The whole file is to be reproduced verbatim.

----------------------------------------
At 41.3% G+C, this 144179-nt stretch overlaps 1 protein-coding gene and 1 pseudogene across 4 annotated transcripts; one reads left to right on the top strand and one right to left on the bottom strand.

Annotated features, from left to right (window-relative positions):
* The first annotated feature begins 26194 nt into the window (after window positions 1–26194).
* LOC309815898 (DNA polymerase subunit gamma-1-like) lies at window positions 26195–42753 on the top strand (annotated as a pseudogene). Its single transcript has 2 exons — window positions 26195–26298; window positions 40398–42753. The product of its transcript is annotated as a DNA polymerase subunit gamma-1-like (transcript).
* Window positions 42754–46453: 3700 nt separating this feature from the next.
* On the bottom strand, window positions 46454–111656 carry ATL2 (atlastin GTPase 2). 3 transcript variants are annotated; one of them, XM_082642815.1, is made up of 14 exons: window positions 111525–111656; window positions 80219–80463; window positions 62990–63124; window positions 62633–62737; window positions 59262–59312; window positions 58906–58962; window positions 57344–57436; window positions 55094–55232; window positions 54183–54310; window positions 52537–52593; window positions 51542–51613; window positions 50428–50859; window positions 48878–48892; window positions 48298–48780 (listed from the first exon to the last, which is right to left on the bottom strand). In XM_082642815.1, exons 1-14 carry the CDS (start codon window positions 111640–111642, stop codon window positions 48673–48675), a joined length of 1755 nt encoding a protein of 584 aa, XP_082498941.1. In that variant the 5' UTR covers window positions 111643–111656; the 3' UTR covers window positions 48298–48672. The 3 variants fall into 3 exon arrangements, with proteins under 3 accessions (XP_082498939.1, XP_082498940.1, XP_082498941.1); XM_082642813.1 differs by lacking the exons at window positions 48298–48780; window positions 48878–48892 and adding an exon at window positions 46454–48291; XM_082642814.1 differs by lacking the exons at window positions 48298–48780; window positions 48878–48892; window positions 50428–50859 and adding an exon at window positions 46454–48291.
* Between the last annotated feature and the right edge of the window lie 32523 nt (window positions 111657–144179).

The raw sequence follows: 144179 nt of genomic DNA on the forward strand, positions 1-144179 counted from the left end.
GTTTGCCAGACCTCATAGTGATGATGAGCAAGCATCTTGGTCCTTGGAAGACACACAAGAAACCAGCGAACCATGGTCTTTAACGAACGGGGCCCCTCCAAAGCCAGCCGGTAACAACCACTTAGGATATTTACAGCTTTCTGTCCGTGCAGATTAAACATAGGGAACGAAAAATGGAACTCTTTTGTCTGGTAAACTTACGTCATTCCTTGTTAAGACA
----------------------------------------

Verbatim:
At 41.3% G+C, this 144179-nt stretch overlaps 1 protein-coding gene and 1 pseudogene across 4 annotated transcripts; one reads left to right on the top strand and one right to left on the bottom strand.

Annotated features, from left to right (window-relative positions):
* The first annotated feature begins 26194 nt into the window (after window positions 1–26194).
* LOC309815898 (DNA polymerase subunit gamma-1-like) lies at window positions 26195–42753 on the top strand (annotated as a pseudogene). Its single transcript has 2 exons — window positions 26195–26298; window positions 40398–42753. The product of its transcript is annotated as a DNA polymerase subunit gamma-1-like (transcript).
* Window positions 42754–46453: 3700 nt separating this feature from the next.
* On the bottom strand, window positions 46454–111656 carry ATL2 (atlastin GTPase 2). 3 transcript variants are annotated; one of them, XM_082642815.1, is made up of 14 exons: window positions 111525–111656; window positions 80219–80463; window positions 62990–63124; window positions 62633–62737; window positions 59262–59312; window positions 58906–58962; window positions 57344–57436; window positions 55094–55232; window positions 54183–54310; window positions 52537–52593; window positions 51542–51613; window positions 50428–50859; window positions 48878–48892; window positions 48298–48780 (listed from the first exon to the last, which is right to left on the bottom strand). In XM_082642815.1, exons 1-14 carry the CDS (start codon window positions 111640–111642, stop codon window positions 48673–48675), a joined length of 1755 nt encoding a protein of 584 aa, XP_082498941.1. In that variant the 5' UTR covers window positions 111643–111656; the 3' UTR covers window positions 48298–48672. The 3 variants fall into 3 exon arrangements, with proteins under 3 accessions (XP_082498939.1, XP_082498940.1, XP_082498941.1); XM_082642813.1 differs by lacking the exons at window positions 48298–48780; window positions 48878–48892 and adding an exon at window positions 46454–48291; XM_082642814.1 differs by lacking the exons at window positions 48298–48780; window positions 48878–48892; window positions 50428–50859 and adding an exon at window positions 46454–48291.
* Between the last annotated feature and the right edge of the window lie 32523 nt (window positions 111657–144179).

The raw sequence follows: 144179 nt of genomic DNA on the forward strand, positions 1-144179 counted from the left end.
GTTTGCCAGACCTCATAGTGATGATGAGCAAGCATCTTGGTCCTTGGAAGACACACAAGAAACCAGCGAACCATGGTCTTTAACGAACGGGGCCCCTCCAAAGCCAGCCGGTAACAACCACTTAGGATATTTACAGCTTTCTGTCCGTGCAGATTAAACATAGGGAACGAAAAATGGAACTCTTTTGTCTGGTAAACTTACGTCATTCCTTGTTAAGACA